Connecticut

  • June 11, 2024

    J&J Inks $700M Deal To End AGs' Talc Marketing Suits

    Forty-three state attorneys general on Tuesday said there has been a $700 million nationwide settlement and a consent judgment has been reached with Johnson & Johnson that ends claims it misled consumers about the safety of its talc products.

  • June 10, 2024

    How Remote Work Is Reshaping The Conn. Legal Landscape

    The increasingly flexible work-from-home policies of city law firms are making it harder for shops in the suburbs to recruit BigLaw talent, a legal business consultant told Connecticut lawyers Monday.

  • June 10, 2024

    Ghosting Ethics Watchdog Was No. 1 Gaffe In Conn. Last Year

    The most commonly violated attorney conduct rule in Connecticut in 2023 and so far in 2024 is one that requires cooperation with professional discipline investigations, attendees of the Connecticut Legal Conference heard Monday.

  • June 10, 2024

    Conn. Hospital Broke $4.25M Property Sale Deal, Buyer Says

    A Connecticut hospital has been accused in state court of breaking its $4.25 million property sale contract after the sale was called off following the hospital's merger with Northwell Healthcare Inc.

  • June 10, 2024

    2nd Circ. Remands Malpractice Suit Against DLA Piper

    The Second Circuit on Monday sent back to state court a Chinese smart car technology company's malpractice suit against DLA Piper that accused the firm of mishandling a shareholder suit, with the appeals court panel saying federal court does not have jurisdiction over the suit.

  • June 10, 2024

    Chinese Dissident's Banker Lied About Accounts, Jury Hears

    The former head of banking for Miles Guo, the prominent Chinese dissident also known as Ho Wan Kwok, testified in Manhattan federal court Monday that he lied to financial institutions about a number of investment entities that are now the subject of $1 billion fraud charges.

  • June 10, 2024

    Arnold & Porter Advises Cognizant On $1.3B Belcan Buy

    Arnold & Porter Kaye Scholer LLP is guiding Cognizant on a newly inked agreement to buy Kirkland & Ellis LLP-repped Belcan for about $1.3 billion, Cognizant said in a statement Monday.

  • June 10, 2024

    Snap Slams Connecticut Girl's Renewed Sex Assault Suit

    A renewed lawsuit alleging that Snapchat's Bitmoji avatars make it easier for sexual predators and other malicious individuals to groom minors must be dismissed again, Snap Inc. told a Connecticut state court, because the new complaint retreads the same allegations the court already tossed out.

  • June 07, 2024

    Conn. Judge Pushes State For Proof In $11M Kickback Case

    The Connecticut state judge presiding over an $11 million false claims and kickbacks case against a compounding pharmacy appeared unconvinced Friday that the defendants submitted false claims for payment, peppering the government's counsel with requests to support assertions with case law and evidence that was put on at trial.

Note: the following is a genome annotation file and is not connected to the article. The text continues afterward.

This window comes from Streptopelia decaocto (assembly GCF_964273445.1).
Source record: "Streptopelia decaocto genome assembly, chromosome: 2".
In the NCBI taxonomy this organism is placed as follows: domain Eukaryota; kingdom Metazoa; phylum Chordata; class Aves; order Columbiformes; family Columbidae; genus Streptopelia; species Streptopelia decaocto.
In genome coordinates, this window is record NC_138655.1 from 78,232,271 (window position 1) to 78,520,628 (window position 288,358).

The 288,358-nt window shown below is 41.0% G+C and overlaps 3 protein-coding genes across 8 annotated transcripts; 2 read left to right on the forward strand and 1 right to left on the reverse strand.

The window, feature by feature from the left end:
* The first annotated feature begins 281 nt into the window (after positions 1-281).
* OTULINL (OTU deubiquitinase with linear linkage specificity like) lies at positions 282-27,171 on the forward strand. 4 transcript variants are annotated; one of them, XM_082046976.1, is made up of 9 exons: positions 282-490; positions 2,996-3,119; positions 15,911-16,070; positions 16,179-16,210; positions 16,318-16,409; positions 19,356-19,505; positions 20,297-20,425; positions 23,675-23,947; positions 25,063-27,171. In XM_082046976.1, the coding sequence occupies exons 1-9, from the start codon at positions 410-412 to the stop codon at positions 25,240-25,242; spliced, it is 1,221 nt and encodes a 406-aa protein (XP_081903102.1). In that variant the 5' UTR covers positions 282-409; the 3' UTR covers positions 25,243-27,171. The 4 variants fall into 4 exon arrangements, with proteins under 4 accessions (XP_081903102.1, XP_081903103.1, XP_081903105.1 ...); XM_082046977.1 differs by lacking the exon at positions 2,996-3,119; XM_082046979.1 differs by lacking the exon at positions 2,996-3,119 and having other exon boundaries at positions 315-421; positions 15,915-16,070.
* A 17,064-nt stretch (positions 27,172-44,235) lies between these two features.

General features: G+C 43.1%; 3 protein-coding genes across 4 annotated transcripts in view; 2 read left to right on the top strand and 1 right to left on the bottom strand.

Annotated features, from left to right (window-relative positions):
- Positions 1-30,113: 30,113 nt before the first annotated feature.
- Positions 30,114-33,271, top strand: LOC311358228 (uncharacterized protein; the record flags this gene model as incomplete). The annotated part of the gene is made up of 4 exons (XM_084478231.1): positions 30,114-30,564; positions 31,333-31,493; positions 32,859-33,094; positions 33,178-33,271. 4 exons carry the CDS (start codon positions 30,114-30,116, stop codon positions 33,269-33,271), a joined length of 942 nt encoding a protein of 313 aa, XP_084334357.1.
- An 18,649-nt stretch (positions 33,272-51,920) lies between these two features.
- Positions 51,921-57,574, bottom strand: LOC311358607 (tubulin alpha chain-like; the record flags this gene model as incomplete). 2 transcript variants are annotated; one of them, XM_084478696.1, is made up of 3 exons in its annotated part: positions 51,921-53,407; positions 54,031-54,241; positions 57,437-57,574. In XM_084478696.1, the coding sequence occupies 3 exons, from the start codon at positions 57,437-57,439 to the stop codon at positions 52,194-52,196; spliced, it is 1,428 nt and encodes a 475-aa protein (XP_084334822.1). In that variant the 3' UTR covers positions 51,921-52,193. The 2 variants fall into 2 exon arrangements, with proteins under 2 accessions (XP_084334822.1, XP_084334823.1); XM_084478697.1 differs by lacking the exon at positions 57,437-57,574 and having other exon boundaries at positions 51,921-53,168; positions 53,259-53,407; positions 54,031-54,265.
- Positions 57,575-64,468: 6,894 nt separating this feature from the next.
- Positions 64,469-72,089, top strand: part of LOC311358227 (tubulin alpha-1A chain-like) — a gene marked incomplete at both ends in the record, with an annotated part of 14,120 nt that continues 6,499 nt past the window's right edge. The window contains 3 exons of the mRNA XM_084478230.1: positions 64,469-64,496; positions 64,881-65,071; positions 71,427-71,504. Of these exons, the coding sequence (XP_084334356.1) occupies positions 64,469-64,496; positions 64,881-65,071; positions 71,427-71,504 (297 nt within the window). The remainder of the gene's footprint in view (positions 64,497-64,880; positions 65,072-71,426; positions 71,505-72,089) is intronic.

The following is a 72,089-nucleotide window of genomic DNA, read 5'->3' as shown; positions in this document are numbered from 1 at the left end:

• June 07, 2024

    7 Health Insurers Eye Rate Hikes In Connecticut

    Seven health insurers have asked Connecticut state regulators to approve rate hikes of 7.4% to 12.5% for individual market plans and 5.1% to 13.6% for small groups, averaging out to a lesser increase than last year's, according to an announcement Friday.

  • June 07, 2024

    Connecticut Man Ran Illegal $1M Crypto Exchange, Feds Say

    A 55-year-old Connecticut man is accused of ignoring warnings and operating an unlicensed exchange that charged fees for converting more than $1 million in cash, checks and money orders into cryptocurrency without a required license from the state banking commissioner, federal prosecutors announced Friday.

  • June 07, 2024

    Yale Hospital Sued For Seeking To Exit $435M Purchase Deal

    California-based Prospect Medical Holdings Inc. has sued Yale New Haven Health for seeking to back out of a $435 million acquisition of three financially distressed Connecticut hospitals, accusing the state's largest hospital of breach of contract and wrongfully leaking a prior lawsuit to the press.

  • June 07, 2024

    COVID Test Supplier Sees $1.4M Default Loss In Gopuff Suit

    A Connecticut federal court on Friday handed a medical supply company a default loss in a suit by online retail delivery service Gopuff alleging that the supplier failed to fulfill an order for nearly 106,000 COVID-19 test kits, ordering the company to pay roughly $1.4 million.

  • June 06, 2024

    3 Takeaways From Probe That Halted WWE Staffer's Suit

    The pause of a former World Wrestling Entertainment legal staffer's sex-trafficking lawsuit amid a probe by New York federal prosecutors suggests the civil claims could be the basis of forthcoming criminal charges for co-founder Vince McMahon or the organization, or both.

  • June 06, 2024

    'Brothel' Manager Violated Bail After $5.7M Sting, Feds Say

    A manager and bookkeeper facing federal charges connected to a COVID-19 grant and tax fraud scheme at a Connecticut strip club violated his bail conditions by showing up at the facility and "hanging out" with a potential witness, federal probation authorities have alleged.